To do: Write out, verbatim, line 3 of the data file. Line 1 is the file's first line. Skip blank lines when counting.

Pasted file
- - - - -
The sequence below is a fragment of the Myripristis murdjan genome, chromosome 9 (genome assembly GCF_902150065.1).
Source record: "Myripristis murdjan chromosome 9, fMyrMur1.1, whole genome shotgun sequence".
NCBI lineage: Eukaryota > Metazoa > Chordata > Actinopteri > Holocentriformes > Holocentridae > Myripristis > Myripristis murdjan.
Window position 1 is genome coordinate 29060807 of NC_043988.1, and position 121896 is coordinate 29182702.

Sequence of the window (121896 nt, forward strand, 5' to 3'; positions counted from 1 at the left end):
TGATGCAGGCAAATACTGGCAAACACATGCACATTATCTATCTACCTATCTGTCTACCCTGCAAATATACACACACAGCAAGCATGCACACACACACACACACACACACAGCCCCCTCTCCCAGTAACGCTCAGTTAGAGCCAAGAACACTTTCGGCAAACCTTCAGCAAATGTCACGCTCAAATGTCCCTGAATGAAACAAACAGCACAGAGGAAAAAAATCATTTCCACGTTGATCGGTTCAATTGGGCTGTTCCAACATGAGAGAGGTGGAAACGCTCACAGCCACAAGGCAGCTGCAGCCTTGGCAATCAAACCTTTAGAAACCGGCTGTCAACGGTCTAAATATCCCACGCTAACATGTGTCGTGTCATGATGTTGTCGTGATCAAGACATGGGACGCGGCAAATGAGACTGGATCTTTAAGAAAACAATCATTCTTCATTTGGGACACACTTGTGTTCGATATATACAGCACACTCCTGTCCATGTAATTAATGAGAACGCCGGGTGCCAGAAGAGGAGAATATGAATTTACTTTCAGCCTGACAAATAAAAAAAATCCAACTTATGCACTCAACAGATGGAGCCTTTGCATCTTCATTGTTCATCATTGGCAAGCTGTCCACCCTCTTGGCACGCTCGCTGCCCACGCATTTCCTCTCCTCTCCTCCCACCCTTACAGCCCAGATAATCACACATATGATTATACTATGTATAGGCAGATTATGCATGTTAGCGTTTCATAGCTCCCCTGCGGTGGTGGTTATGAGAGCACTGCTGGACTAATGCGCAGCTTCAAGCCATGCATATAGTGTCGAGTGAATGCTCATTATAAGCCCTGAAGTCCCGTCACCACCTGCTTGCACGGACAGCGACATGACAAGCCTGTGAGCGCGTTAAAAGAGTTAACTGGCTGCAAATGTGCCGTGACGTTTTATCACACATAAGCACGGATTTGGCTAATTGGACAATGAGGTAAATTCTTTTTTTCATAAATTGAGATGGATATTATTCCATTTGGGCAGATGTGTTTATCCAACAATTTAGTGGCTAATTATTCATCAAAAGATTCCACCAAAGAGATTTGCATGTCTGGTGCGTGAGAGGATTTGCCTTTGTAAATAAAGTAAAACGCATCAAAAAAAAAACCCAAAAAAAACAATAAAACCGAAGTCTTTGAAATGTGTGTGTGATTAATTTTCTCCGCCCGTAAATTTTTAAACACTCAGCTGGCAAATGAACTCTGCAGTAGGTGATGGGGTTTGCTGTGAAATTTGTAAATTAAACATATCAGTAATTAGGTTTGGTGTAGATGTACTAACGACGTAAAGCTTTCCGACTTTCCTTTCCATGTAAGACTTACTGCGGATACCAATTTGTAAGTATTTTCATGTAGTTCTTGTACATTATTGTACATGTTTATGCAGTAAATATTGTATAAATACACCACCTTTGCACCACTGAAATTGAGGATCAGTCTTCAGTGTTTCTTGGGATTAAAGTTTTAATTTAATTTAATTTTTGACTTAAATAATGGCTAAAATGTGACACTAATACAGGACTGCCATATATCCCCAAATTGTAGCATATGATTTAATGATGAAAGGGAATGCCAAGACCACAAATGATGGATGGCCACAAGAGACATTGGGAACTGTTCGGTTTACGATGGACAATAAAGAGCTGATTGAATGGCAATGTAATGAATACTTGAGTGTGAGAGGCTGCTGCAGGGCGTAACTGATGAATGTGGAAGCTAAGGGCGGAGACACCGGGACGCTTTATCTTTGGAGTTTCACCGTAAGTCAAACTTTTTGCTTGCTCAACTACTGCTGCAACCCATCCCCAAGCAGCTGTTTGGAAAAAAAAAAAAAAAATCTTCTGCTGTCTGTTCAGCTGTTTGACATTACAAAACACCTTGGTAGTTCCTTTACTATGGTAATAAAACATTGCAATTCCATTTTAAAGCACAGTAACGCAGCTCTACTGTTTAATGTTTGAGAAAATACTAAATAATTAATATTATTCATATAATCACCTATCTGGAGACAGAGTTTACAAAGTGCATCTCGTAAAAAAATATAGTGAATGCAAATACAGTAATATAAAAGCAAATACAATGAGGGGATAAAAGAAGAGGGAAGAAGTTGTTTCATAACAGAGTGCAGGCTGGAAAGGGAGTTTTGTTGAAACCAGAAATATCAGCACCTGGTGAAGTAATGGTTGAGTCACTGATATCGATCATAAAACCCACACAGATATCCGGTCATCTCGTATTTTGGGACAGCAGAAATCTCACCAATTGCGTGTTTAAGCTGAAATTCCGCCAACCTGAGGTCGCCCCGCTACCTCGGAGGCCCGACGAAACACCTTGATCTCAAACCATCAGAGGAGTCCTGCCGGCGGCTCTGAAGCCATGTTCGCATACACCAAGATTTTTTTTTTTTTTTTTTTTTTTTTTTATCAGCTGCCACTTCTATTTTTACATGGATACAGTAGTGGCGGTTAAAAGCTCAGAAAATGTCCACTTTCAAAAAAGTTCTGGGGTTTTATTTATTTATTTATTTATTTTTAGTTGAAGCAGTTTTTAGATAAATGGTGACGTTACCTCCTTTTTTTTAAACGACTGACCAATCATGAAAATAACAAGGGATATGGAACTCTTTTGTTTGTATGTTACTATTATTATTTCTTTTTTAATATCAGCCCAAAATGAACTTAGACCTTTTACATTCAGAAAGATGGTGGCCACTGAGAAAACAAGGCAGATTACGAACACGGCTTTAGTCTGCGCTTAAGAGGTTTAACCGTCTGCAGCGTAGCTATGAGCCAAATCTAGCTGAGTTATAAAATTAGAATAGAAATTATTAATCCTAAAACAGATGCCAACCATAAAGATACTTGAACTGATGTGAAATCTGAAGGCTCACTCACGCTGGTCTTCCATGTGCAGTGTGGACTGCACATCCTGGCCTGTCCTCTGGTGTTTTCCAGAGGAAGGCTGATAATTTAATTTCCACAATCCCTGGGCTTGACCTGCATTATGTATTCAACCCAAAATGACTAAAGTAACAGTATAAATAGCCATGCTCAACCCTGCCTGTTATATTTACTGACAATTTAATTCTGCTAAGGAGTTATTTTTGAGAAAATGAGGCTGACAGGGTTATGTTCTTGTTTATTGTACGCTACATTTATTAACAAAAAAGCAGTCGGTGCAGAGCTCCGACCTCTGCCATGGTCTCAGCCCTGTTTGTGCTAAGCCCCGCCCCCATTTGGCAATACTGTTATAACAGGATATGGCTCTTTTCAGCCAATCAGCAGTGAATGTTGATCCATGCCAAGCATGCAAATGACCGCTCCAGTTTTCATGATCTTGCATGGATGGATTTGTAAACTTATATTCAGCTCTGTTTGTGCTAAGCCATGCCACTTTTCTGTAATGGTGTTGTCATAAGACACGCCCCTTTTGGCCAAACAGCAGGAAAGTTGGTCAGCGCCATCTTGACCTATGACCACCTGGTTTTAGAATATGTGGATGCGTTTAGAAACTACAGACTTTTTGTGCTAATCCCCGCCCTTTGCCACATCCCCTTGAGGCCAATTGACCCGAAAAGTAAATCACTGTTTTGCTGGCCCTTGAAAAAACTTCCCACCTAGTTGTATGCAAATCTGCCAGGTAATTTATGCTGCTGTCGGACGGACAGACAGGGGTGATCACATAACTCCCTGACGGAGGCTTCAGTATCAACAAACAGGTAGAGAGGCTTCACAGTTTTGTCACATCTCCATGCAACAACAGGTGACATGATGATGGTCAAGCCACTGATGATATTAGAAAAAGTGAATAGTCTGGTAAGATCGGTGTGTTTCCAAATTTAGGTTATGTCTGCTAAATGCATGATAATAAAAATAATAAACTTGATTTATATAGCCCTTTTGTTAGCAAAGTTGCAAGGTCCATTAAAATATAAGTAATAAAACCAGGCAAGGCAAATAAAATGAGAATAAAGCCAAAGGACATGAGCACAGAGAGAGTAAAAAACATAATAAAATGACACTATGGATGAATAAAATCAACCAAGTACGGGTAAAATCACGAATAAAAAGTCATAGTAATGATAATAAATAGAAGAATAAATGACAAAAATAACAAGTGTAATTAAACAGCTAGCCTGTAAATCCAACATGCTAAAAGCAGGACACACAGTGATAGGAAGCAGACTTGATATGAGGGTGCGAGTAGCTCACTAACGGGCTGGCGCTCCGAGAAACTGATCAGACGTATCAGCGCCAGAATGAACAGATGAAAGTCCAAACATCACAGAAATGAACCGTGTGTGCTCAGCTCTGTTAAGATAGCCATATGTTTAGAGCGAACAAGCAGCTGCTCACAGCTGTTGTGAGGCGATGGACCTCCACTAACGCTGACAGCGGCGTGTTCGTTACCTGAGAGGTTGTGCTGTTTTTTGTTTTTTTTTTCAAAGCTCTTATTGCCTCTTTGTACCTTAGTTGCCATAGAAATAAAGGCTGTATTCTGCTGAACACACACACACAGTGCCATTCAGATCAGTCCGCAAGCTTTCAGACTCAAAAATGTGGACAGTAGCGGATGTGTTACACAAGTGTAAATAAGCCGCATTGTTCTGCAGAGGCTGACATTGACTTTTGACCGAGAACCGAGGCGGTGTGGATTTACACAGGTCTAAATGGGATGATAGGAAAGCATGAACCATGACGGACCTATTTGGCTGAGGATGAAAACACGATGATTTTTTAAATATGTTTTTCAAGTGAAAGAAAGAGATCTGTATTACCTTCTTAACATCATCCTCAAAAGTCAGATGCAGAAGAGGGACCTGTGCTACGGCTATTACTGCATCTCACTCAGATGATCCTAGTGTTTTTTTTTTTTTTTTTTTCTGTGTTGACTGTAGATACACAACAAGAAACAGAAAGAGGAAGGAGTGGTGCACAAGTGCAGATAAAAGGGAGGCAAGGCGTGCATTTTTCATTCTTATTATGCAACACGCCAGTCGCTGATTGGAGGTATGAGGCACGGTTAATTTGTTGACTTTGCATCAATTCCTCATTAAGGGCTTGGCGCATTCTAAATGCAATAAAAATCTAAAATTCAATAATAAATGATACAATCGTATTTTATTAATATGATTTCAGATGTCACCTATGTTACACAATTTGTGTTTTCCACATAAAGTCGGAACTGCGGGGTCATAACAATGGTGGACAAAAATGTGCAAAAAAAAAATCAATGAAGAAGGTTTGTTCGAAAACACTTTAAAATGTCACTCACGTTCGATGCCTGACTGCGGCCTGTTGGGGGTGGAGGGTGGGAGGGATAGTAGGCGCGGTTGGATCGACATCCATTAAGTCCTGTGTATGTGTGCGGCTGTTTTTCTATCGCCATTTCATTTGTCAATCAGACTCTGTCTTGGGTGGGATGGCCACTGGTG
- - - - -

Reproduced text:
NCBI lineage: Eukaryota > Metazoa > Chordata > Actinopteri > Holocentriformes > Holocentridae > Myripristis > Myripristis murdjan.